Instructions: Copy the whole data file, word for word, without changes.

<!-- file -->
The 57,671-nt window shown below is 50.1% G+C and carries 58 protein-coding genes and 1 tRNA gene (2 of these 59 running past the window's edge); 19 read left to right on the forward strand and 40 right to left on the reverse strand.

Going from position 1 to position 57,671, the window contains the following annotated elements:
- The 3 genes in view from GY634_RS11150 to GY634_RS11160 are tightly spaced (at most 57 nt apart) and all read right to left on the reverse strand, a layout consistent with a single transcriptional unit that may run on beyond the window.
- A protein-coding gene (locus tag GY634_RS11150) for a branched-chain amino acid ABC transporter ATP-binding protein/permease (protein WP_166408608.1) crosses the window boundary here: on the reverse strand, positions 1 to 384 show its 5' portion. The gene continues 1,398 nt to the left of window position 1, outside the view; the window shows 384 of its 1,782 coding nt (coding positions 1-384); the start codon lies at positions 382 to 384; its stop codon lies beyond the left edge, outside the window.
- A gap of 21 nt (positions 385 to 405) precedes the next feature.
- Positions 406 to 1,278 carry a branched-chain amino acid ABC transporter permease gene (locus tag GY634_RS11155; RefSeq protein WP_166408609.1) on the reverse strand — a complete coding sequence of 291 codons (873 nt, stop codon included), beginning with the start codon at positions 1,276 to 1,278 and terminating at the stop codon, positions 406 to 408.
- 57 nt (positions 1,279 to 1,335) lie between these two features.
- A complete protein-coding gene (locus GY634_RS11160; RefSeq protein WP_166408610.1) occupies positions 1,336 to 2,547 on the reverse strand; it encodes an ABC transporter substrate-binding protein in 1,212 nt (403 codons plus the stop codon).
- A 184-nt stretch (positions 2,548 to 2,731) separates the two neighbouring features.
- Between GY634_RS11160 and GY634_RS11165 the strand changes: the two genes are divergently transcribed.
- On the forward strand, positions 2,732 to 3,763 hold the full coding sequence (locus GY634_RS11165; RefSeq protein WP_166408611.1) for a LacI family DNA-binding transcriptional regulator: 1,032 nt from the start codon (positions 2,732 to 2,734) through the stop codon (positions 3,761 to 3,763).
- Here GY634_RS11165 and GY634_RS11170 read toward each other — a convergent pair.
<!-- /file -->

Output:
The 57,671-nt window shown below is 50.1% G+C and carries 58 protein-coding genes and 1 tRNA gene (2 of these 59 running past the window's edge); 19 read left to right on the forward strand and 40 right to left on the reverse strand.

Going from position 1 to position 57,671, the window contains the following annotated elements:
- The 3 genes in view from GY634_RS11150 to GY634_RS11160 are tightly spaced (at most 57 nt apart) and all read right to left on the reverse strand, a layout consistent with a single transcriptional unit that may run on beyond the window.
- A protein-coding gene (locus tag GY634_RS11150) for a branched-chain amino acid ABC transporter ATP-binding protein/permease (protein WP_166408608.1) crosses the window boundary here: on the reverse strand, positions 1 to 384 show its 5' portion. The gene continues 1,398 nt to the left of window position 1, outside the view; the window shows 384 of its 1,782 coding nt (coding positions 1-384); the start codon lies at positions 382 to 384; its stop codon lies beyond the left edge, outside the window.
- A gap of 21 nt (positions 385 to 405) precedes the next feature.
- Positions 406 to 1,278 carry a branched-chain amino acid ABC transporter permease gene (locus tag GY634_RS11155; RefSeq protein WP_166408609.1) on the reverse strand — a complete coding sequence of 291 codons (873 nt, stop codon included), beginning with the start codon at positions 1,276 to 1,278 and terminating at the stop codon, positions 406 to 408.
- 57 nt (positions 1,279 to 1,335) lie between these two features.
- A complete protein-coding gene (locus GY634_RS11160; RefSeq protein WP_166408610.1) occupies positions 1,336 to 2,547 on the reverse strand; it encodes an ABC transporter substrate-binding protein in 1,212 nt (403 codons plus the stop codon).
- A 184-nt stretch (positions 2,548 to 2,731) separates the two neighbouring features.
- Between GY634_RS11160 and GY634_RS11165 the strand changes: the two genes are divergently transcribed.
- On the forward strand, positions 2,732 to 3,763 hold the full coding sequence (locus GY634_RS11165; RefSeq protein WP_166408611.1) for a LacI family DNA-binding transcriptional regulator: 1,032 nt from the start codon (positions 2,732 to 2,734) through the stop codon (positions 3,761 to 3,763).
- Here GY634_RS11165 and GY634_RS11170 read toward each other — a convergent pair.